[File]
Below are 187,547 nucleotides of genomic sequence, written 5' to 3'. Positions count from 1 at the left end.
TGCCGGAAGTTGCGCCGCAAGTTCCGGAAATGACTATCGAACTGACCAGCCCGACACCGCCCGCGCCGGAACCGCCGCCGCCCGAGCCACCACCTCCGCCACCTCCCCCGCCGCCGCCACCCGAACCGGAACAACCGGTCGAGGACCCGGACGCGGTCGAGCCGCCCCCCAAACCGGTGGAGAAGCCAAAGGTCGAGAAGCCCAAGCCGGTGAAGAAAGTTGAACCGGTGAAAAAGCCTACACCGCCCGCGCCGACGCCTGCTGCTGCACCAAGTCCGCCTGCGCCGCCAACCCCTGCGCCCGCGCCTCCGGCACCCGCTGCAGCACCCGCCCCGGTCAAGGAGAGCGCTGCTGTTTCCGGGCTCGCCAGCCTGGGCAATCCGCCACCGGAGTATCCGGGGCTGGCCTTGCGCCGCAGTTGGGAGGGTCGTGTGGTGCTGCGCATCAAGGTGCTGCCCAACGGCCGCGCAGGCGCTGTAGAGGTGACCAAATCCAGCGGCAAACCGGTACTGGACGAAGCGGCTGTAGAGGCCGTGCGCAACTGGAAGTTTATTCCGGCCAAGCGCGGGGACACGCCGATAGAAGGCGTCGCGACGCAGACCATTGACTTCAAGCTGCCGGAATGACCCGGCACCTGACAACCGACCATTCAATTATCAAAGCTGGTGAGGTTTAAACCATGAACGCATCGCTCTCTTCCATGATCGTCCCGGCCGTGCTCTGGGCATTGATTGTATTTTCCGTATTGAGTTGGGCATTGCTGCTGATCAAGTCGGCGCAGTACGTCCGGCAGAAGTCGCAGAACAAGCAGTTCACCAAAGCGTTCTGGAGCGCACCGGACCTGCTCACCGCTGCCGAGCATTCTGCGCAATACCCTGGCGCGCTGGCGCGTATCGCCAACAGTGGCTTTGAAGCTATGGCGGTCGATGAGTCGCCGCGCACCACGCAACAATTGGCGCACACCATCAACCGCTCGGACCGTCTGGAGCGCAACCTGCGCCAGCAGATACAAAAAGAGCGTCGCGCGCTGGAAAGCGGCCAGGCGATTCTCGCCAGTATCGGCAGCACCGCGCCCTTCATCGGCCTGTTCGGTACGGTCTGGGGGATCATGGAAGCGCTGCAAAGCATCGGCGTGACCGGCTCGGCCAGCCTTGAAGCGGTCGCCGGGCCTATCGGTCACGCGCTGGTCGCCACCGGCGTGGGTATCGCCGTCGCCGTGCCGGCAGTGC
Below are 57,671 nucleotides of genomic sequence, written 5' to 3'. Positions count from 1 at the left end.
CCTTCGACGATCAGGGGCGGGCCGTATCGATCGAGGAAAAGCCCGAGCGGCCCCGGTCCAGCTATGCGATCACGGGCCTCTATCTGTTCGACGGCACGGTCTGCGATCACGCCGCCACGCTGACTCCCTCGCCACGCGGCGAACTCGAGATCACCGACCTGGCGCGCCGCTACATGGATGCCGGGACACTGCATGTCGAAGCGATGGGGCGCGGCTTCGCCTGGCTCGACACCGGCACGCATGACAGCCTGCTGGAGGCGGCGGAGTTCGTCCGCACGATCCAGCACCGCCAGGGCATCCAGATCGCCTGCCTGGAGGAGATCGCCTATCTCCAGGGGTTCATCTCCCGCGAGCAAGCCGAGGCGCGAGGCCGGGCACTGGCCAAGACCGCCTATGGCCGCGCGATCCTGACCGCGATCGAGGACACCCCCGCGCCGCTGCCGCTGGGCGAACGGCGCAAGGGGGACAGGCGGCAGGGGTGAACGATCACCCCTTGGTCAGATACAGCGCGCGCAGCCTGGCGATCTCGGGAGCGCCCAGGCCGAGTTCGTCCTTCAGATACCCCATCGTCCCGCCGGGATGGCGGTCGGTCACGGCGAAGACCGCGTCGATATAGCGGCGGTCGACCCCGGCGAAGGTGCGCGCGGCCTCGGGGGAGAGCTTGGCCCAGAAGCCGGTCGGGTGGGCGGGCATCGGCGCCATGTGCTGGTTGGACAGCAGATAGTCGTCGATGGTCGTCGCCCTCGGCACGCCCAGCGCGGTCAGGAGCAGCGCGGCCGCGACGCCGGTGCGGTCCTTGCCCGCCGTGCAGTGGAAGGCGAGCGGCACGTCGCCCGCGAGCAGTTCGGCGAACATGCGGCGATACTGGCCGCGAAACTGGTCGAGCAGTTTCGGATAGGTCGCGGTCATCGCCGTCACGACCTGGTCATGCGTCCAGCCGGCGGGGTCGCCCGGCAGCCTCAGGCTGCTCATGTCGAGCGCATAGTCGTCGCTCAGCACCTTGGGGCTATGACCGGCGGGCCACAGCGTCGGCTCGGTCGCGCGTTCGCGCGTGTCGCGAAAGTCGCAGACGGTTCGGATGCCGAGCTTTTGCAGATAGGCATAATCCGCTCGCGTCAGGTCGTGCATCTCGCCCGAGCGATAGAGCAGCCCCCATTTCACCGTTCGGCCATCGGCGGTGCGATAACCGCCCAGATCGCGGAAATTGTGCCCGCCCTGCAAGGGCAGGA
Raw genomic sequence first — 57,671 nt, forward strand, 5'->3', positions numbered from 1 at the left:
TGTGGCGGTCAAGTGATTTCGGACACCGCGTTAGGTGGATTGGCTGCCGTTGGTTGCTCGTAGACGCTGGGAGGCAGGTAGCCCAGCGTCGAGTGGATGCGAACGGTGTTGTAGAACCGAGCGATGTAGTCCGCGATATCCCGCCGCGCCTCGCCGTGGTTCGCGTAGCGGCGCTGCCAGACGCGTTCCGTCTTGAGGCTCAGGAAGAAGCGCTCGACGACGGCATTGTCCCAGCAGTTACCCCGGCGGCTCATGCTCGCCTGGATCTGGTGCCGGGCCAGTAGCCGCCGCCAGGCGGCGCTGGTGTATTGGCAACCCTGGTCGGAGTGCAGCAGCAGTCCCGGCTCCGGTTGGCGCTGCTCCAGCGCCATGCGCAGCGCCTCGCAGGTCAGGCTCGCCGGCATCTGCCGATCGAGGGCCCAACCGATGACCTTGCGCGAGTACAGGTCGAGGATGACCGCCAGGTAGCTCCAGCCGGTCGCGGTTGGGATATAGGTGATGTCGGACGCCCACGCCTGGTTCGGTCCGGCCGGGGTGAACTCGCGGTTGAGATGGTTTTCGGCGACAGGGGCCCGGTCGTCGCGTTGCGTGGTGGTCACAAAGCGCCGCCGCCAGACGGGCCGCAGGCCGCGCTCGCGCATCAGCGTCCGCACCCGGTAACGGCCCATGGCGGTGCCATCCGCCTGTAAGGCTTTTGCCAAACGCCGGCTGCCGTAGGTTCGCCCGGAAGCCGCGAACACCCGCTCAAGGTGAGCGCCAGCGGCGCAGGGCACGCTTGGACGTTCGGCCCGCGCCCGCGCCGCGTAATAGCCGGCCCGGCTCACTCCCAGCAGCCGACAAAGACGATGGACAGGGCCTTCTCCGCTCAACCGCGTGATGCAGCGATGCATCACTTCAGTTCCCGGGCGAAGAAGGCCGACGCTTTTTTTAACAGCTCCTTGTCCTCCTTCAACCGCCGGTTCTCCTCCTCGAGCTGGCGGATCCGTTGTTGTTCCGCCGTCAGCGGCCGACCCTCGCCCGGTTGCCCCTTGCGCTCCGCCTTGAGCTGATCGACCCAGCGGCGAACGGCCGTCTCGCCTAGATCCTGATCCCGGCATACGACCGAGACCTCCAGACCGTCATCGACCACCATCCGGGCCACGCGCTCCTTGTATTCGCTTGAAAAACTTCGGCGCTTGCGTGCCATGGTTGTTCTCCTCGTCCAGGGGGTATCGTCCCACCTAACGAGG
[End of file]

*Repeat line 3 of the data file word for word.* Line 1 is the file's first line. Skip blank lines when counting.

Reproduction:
Below are 57,671 nucleotides of genomic sequence, written 5' to 3'. Positions count from 1 at the left end.